Women defending our earth

Chai Lemita-Evangelista (pictured), her partner and their 10-year-old child Raymart were killed after a raid at their home in Nasugbu, Batangas.

Honouring martyred Filipina environmental defenders on International Women’s Day.

Shooting mothers and grandmothers in front of their children in such a vulnerable space has different consequences and meanings for the entire community.

The Philippines is one of the most gender-equal countries in Asia, according to the World Economic Forum report Global Gender Gap.  There have been two female presidents and a female vice president.

Yet there is still a long way ahead to genuine equality. This very administration overseas a country where women are murdered as they defend their communities and their surrounding environment.

Indeed, the Philippines has been among the top five deadliest countries for environmental and land rights defenders for many years, according to the annual reporting from the charity Global Witness. 


Although women defenders make up a smaller percentage of documented murders, the violence they face is also vastly underreported. Let us then mark this International Women’s Day by commemorating women killed during struggles against extractive injustice.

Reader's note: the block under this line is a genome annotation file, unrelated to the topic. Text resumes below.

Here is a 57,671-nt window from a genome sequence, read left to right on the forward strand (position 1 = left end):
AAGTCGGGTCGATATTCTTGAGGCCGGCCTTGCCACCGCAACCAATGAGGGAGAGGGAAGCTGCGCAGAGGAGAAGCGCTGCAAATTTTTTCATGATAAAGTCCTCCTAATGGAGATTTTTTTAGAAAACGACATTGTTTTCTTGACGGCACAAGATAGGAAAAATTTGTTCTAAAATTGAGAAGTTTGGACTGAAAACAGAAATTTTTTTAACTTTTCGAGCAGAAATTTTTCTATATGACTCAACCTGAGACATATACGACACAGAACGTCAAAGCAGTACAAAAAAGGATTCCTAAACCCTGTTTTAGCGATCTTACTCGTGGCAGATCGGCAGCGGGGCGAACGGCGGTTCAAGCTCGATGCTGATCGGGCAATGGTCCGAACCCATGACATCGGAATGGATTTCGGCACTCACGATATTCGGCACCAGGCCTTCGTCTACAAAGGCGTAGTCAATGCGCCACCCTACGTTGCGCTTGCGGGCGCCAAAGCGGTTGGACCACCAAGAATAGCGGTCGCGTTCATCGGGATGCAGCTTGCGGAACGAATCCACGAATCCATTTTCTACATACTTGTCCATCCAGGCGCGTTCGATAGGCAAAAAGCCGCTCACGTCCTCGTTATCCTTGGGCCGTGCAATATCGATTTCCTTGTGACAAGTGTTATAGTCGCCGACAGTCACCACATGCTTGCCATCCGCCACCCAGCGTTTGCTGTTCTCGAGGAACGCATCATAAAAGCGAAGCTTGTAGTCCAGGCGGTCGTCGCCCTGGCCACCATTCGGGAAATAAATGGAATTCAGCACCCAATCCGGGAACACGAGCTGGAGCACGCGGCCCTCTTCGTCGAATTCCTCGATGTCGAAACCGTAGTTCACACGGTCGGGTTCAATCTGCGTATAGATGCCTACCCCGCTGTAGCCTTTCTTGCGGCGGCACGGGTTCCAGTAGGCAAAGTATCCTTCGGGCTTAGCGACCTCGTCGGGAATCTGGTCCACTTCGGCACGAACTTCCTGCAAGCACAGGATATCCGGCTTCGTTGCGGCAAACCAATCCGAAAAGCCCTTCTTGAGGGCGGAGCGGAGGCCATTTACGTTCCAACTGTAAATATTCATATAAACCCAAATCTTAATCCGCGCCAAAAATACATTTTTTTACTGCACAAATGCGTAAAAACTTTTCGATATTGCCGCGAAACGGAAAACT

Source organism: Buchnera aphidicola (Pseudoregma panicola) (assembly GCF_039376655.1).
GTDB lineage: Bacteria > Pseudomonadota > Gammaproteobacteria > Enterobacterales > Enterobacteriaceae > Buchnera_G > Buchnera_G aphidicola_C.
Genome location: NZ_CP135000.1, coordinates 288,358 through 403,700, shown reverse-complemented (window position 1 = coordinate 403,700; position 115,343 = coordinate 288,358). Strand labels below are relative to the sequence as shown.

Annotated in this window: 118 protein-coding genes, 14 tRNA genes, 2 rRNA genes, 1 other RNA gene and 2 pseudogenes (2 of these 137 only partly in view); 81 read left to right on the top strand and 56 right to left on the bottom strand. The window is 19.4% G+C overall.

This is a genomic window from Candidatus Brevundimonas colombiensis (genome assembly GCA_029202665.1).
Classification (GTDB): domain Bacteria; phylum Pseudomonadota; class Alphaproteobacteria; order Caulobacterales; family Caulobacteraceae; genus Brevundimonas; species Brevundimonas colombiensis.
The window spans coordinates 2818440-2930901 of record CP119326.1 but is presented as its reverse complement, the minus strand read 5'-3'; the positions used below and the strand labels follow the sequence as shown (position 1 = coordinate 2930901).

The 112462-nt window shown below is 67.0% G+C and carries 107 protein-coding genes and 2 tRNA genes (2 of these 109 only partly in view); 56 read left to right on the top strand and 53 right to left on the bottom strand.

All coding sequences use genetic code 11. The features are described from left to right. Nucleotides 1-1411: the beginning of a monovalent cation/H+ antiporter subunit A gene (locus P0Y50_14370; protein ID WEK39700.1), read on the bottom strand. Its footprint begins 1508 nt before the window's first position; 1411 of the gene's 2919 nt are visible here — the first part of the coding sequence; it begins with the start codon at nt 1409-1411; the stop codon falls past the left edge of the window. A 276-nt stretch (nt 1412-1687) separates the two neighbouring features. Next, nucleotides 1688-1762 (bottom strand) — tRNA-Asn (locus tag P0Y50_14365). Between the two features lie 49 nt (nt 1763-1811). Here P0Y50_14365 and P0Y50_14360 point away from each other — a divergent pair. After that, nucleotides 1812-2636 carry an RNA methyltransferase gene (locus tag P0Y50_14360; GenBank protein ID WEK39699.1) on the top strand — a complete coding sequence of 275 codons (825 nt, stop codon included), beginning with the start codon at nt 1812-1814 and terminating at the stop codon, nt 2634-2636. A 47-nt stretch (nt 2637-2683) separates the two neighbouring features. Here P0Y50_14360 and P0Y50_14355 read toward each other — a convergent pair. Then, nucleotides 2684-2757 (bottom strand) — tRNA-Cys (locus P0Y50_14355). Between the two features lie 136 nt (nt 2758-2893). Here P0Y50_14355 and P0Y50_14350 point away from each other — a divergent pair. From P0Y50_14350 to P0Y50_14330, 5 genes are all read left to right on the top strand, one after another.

The EJAtlas is the world’s largest public online database mapping and documenting environmental justice cases worldwide. It is a joint effort between academics and activists.

There have been 80 killings recorded in the Philippines between 2002 and today, in early 2022. This includes the deaths of 33 women and girls in 14 separate incidents, according to research conducted in partnership with the civil society organisation Kalikasan People’s Network for the Environment

We have established that 27 of these women were environmental leaders, group members, and protesters murdered to prevent them from mobilising against corporations and projects threatening their communities and the environments they live in.

These women environmental defenders were rural and working-class, with a few exceptions. We understand that 10 were from Indigenous communities.

Shooting mothers and grandmothers in front of their children in such a vulnerable space has different consequences and meanings for the entire community.


Mining was the deadliest type of activity, accounting for 17 cases. These patterns echo those heard across the nation, and worldwide. Corporations, often in collusion with the state, typically displace and destroy the livelihoods of communities - often indigenous communities - without prior, informed consent.

This was especially true in the case of the martyred Filipina defenders. We found that in 19 cases the state and its military had sent personnel to crush opposition and protect the profitability and interests of the corporations whose crimes go unpunished.

Companies have also hired hitmen, thugs, and guards to violently repress dissent, according to local concerns. Every single one of these 27 women suffered because of the apparent impunity for their killers, often with police and courts covering up and not investigating crimes properly.